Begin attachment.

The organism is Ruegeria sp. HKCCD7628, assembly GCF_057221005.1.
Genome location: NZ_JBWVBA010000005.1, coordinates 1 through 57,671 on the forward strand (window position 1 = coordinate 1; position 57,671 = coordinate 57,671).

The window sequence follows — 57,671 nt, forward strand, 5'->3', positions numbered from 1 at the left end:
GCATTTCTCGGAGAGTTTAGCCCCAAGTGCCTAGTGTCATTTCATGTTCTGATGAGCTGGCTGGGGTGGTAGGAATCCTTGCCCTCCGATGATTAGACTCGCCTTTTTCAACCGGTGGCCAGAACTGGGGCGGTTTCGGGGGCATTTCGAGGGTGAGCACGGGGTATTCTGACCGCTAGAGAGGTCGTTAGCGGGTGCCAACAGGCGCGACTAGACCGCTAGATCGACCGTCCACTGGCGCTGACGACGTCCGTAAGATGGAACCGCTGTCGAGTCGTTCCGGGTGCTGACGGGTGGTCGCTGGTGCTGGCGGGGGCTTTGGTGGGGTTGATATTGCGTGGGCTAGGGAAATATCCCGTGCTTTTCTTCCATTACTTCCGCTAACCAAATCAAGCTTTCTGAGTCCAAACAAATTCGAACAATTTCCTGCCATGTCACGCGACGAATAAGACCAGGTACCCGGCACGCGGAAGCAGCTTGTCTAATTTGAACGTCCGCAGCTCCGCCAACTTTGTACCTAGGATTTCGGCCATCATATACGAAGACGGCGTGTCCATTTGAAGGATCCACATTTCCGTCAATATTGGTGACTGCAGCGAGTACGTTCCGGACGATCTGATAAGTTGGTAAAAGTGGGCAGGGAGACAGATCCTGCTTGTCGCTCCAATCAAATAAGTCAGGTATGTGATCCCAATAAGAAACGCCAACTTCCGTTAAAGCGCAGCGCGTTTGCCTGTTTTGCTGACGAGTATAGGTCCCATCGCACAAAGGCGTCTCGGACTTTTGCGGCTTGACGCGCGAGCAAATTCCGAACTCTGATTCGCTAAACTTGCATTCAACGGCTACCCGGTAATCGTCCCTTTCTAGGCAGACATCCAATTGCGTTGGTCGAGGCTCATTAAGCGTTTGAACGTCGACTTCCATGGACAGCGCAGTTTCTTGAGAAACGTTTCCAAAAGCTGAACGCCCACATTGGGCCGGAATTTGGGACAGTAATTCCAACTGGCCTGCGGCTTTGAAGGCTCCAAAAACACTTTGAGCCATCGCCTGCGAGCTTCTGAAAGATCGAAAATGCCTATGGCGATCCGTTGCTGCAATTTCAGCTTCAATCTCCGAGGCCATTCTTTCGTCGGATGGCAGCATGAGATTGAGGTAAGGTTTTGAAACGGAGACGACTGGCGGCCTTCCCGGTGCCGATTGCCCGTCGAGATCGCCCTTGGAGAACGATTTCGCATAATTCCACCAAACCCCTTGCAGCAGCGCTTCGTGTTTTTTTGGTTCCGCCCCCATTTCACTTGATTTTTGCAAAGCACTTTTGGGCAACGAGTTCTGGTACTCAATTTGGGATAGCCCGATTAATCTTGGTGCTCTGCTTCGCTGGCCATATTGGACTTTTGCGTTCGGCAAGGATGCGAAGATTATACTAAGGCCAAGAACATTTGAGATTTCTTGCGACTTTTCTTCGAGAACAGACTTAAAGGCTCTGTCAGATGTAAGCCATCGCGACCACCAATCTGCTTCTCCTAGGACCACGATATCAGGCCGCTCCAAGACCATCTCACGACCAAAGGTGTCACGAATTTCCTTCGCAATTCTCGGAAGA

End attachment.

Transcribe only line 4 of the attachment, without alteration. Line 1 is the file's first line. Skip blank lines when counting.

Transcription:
GCATTTCTCGGAGAGTTTAGCCCCAAGTGCCTAGTGTCATTTCATGTTCTGATGAGCTGGCTGGGGTGGTAGGAATCCTTGCCCTCCGATGATTAGACTCGCCTTTTTCAACCGGTGGCCAGAACTGGGGCGGTTTCGGGGGCATTTCGAGGGTGAGCACGGGGTATTCTGACCGCTAGAGAGGTCGTTAGCGGGTGCCAACAGGCGCGACTAGACCGCTAGATCGACCGTCCACTGGCGCTGACGACGTCCGTAAGATGGAACCGCTGTCGAGTCGTTCCGGGTGCTGACGGGTGGTCGCTGGTGCTGGCGGGGGCTTTGGTGGGGTTGATATTGCGTGGGCTAGGGAAATATCCCGTGCTTTTCTTCCATTACTTCCGCTAACCAAATCAAGCTTTCTGAGTCCAAACAAATTCGAACAATTTCCTGCCATGTCACGCGACGAATAAGACCAGGTACCCGGCACGCGGAAGCAGCTTGTCTAATTTGAACGTCCGCAGCTCCGCCAACTTTGTACCTAGGATTTCGGCCATCATATACGAAGACGGCGTGTCCATTTGAAGGATCCACATTTCCGTCAATATTGGTGACTGCAGCGAGTACGTTCCGGACGATCTGATAAGTTGGTAAAAGTGGGCAGGGAGACAGATCCTGCTTGTCGCTCCAATCAAATAAGTCAGGTATGTGATCCCAATAAGAAACGCCAACTTCCGTTAAAGCGCAGCGCGTTTGCCTGTTTTGCTGACGAGTATAGGTCCCATCGCACAAAGGCGTCTCGGACTTTTGCGGCTTGACGCGCGAGCAAATTCCGAACTCTGATTCGCTAAACTTGCATTCAACGGCTACCCGGTAATCGTCCCTTTCTAGGCAGACATCCAATTGCGTTGGTCGAGGCTCATTAAGCGTTTGAACGTCGACTTCCATGGACAGCGCAGTTTCTTGAGAAACGTTTCCAAAAGCTGAACGCCCACATTGGGCCGGAATTTGGGACAGTAATTCCAACTGGCCTGCGGCTTTGAAGGCTCCAAAAACACTTTGAGCCATCGCCTGCGAGCTTCTGAAAGATCGAAAATGCCTATGGCGATCCGTTGCTGCAATTTCAGCTTCAATCTCCGAGGCCATTCTTTCGTCGGATGGCAGCATGAGATTGAGGTAAGGTTTTGAAACGGAGACGACTGGCGGCCTTCCCGGTGCCGATTGCCCGTCGAGATCGCCCTTGGAGAACGATTTCGCATAATTCCACCAAACCCCTTGCAGCAGCGCTTCGTGTTTTTTTGGTTCCGCCCCCATTTCACTTGATTTTTGCAAAGCACTTTTGGGCAACGAGTTCTGGTACTCAATTTGGGATAGCCCGATTAATCTTGGTGCTCTGCTTCGCTGGCCATATTGGACTTTTGCGTTCGGCAAGGATGCGAAGATTATACTAAGGCCAAGAACATTTGAGATTTCTTGCGACTTTTCTTCGAGAACAGACTTAAAGGCTCTGTCAGATGTAAGCCATCGCGACCACCAATCTGCTTCTCCTAGGACCACGATATCAGGCCGCTCCAAGACCATCTCACGACCAAAGGTGTCACGAATTTCCTTCGCAATTCTCGGAAGA